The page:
I don’t think many of us would have heard about James Otis before..! For the uninitiated, James Otis is the person who auctioned MK Gandhi’s memorabilia earlier this month. The Indian Government wanted it back and the Indian High Court passed a stay order on the auction. The New York’s auction house didn’t read too much into the order and proceeded with the auction. The new channels across India were wailing that we have lost Gandhi’s belongings forever.
And in true filmy manner, liquor baron Vijay Mallaya stepped in and saved the day. What an irony it was! A liquor baron spending $1.8 Million to bring back the belongings of the Great Prohibitionist of India. Vijay Mallaya did not do it for the first time. He brought the Sword of Tipu Sultan back to India. And he intended to gift Gandhi’s belongings to the Government of India. Millions across India rejoiced. Bapu’s belongings were back to the place where it belonged.
Now, ‘Who is this James Otis?’ was the question on everybody’s mind. Well, apparently James Otis is a self proclaimed peace keeper. He said that he was an ardent follower of Gandhian principles and that he was auctioning Gandhi's belongings because he wanted to use the money raised through the auction for noble causes.
I saw James Otis’ interview on TV the other day. Apparently, he wanted that the auctioned items to be returned to him. James Otis, with his lawyer Ravi Batra were giving an interview to an Indian News channel.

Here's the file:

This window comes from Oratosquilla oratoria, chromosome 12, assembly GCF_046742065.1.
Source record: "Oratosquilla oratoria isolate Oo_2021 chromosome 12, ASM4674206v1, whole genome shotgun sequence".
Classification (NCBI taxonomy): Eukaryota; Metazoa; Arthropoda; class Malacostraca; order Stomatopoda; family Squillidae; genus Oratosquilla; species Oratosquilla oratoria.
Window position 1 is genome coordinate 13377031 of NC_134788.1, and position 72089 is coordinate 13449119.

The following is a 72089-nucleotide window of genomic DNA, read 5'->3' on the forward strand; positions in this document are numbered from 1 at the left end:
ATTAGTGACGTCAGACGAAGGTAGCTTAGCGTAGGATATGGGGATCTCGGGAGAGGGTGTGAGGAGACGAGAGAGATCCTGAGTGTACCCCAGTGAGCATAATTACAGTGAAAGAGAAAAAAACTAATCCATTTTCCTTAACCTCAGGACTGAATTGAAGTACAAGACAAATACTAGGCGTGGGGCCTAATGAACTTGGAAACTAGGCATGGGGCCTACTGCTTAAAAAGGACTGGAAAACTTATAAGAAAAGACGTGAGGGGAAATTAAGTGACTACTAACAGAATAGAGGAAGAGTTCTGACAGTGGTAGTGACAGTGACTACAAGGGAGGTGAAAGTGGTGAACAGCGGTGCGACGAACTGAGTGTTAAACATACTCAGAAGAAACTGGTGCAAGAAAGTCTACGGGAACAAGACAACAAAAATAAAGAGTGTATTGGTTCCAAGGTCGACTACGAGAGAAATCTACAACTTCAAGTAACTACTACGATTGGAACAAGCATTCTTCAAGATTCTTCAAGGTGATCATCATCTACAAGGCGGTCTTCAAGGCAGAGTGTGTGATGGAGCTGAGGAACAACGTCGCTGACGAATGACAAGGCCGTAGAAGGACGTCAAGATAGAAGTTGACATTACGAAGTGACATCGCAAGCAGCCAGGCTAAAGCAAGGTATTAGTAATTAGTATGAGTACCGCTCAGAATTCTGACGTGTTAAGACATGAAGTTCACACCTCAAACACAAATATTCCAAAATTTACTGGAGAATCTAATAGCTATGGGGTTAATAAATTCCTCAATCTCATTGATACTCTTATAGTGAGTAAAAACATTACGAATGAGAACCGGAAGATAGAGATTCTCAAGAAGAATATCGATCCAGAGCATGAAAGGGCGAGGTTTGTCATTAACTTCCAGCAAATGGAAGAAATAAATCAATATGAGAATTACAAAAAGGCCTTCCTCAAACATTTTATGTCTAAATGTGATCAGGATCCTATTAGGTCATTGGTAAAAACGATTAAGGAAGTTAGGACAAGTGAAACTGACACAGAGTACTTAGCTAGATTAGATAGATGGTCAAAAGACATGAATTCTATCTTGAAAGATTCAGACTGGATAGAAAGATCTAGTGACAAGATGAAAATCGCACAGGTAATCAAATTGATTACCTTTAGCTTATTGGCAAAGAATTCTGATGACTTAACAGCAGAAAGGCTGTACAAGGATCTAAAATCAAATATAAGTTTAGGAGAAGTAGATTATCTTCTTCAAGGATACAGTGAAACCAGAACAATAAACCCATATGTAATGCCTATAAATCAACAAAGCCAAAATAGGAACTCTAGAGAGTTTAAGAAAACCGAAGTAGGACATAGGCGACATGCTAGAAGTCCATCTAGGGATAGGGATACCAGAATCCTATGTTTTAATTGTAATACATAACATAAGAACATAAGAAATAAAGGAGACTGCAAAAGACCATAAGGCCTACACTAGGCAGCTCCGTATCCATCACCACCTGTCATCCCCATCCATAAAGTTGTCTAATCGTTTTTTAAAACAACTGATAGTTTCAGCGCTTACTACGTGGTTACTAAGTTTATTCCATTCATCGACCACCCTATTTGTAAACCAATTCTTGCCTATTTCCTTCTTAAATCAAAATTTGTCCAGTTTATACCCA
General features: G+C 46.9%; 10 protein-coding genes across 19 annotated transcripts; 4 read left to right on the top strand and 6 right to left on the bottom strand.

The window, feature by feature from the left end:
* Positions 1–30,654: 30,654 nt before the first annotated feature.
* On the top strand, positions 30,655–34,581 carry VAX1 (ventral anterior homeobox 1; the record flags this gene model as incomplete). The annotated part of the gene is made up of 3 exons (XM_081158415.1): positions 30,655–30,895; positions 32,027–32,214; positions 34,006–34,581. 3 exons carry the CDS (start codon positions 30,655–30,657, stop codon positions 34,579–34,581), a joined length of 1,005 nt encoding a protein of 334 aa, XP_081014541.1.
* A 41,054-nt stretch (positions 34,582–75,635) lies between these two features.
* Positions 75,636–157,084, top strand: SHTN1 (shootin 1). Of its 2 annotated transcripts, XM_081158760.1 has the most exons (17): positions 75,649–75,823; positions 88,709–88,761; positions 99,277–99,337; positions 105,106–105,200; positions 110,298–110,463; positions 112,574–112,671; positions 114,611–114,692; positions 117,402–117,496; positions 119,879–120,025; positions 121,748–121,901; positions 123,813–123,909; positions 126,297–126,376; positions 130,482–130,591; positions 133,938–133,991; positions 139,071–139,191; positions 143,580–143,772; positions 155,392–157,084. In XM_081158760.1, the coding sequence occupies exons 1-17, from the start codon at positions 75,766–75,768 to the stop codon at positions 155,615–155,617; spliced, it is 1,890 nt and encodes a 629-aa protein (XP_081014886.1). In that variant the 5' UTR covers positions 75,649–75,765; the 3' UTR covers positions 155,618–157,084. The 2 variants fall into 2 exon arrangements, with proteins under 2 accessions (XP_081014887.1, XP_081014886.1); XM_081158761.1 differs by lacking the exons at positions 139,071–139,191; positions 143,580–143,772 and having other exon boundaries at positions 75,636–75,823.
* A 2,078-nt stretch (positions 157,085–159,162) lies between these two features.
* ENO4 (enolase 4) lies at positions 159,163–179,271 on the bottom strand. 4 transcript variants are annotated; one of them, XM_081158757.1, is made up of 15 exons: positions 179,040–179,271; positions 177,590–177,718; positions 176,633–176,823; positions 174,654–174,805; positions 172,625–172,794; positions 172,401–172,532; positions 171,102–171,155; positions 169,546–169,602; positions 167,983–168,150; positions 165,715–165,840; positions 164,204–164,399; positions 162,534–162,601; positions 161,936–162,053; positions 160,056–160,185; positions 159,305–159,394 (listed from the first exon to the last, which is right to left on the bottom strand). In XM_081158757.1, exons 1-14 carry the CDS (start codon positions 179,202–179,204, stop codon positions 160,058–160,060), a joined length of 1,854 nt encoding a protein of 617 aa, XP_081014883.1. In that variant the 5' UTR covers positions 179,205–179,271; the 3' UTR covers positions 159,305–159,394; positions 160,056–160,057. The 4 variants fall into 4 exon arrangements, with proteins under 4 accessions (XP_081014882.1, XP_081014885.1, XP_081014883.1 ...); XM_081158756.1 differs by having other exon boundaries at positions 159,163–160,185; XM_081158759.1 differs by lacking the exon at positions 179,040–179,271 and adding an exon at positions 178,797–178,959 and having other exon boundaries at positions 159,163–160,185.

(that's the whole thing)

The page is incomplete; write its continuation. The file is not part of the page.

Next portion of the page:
The News reporter asked Otis, “Mr. Otis, isn’t it appropriate that Gandhi’s items should be back in the country where he belonged?”
Otis said, “Yes, I’d love to do that. It is my earnest wish that the items should be back in India.”
“Then why are you objecting now that the items are back in India?”
Otis replied that he was unhappy with the way things were turning out to be and that it had become “too political” and that it “doesn’t seem very Gandhian.”
“Still, now that the items are back to the place where it originally belonged to, why don’t you just let it go?” The News reporter asked.
Otis replied, “I am feeling very unhappy about this whole thing... I would have been able to raise a million dollars for non-violent causes…” He also went to add that he had offered to withdraw just hours before the auction but the auction house did not agree.
He added that he was following the Gandhian principles in auctioning off the memorabilia.
The reporter, visibly embarrassed by her lack of knowledge asked him to explain the Gandhian principle behind the auction.
“Gandhi believed in auctioning off his belongings and use the money generated for good causes.”
The reporter nodded intelligently. All through the interview, Otis’ lawyer was smiling into the camera like a a 10yr old.
Well, it is true that Gandhi used to auction his autographs, letters and belongings to raise funds for good causes. In fact, as a shrewd marketing technique, Gandhi had learned to sign his name in many Indian languages so that it could appeal en masse.
What Indians forgot was that Gandhi himself never attached himself to materialistic things and that if he were alive today, he would have chided Vijay Mallaya like no one else. Alas, he isn’t and would be squirming in his grave...